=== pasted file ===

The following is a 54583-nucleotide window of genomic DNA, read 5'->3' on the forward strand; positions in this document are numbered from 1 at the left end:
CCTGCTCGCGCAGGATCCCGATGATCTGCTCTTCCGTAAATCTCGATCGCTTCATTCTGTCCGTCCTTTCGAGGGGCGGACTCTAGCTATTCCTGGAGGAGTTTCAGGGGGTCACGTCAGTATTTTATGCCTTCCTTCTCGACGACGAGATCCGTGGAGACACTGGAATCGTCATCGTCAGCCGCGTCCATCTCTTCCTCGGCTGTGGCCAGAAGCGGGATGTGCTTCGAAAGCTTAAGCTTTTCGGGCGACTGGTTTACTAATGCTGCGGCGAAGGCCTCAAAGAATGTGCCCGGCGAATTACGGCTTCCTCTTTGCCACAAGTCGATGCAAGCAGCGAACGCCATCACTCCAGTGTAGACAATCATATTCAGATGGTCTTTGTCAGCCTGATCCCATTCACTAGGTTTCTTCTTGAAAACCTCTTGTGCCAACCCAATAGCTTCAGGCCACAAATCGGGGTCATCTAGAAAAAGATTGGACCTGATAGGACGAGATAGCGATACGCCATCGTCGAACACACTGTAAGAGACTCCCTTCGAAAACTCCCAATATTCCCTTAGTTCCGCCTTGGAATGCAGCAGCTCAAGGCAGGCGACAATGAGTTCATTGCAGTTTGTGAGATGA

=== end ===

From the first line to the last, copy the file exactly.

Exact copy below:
The following is a 54583-nucleotide window of genomic DNA, read 5'->3' on the forward strand; positions in this document are numbered from 1 at the left end:
CCTGCTCGCGCAGGATCCCGATGATCTGCTCTTCCGTAAATCTCGATCGCTTCATTCTGTCCGTCCTTTCGAGGGGCGGACTCTAGCTATTCCTGGAGGAGTTTCAGGGGGTCACGTCAGTATTTTATGCCTTCCTTCTCGACGACGAGATCCGTGGAGACACTGGAATCGTCATCGTCAGCCGCGTCCATCTCTTCCTCGGCTGTGGCCAGAAGCGGGATGTGCTTCGAAAGCTTAAGCTTTTCGGGCGACTGGTTTACTAATGCTGCGGCGAAGGCCTCAAAGAATGTGCCCGGCGAATTACGGCTTCCTCTTTGCCACAAGTCGATGCAAGCAGCGAACGCCATCACTCCAGTGTAGACAATCATATTCAGATGGTCTTTGTCAGCCTGATCCCATTCACTAGGTTTCTTCTTGAAAACCTCTTGTGCCAACCCAATAGCTTCAGGCCACAAATCGGGGTCATCTAGAAAAAGATTGGACCTGATAGGACGAGATAGCGATACGCCATCGTCGAACACACTGTAAGAGACTCCCTTCGAAAACTCCCAATATTCCCTTAGTTCCGCCTTGGAATGCAGCAGCTCAAGGCAGGCGACAATGAGTTCATTGCAGTTTGTGAGATGA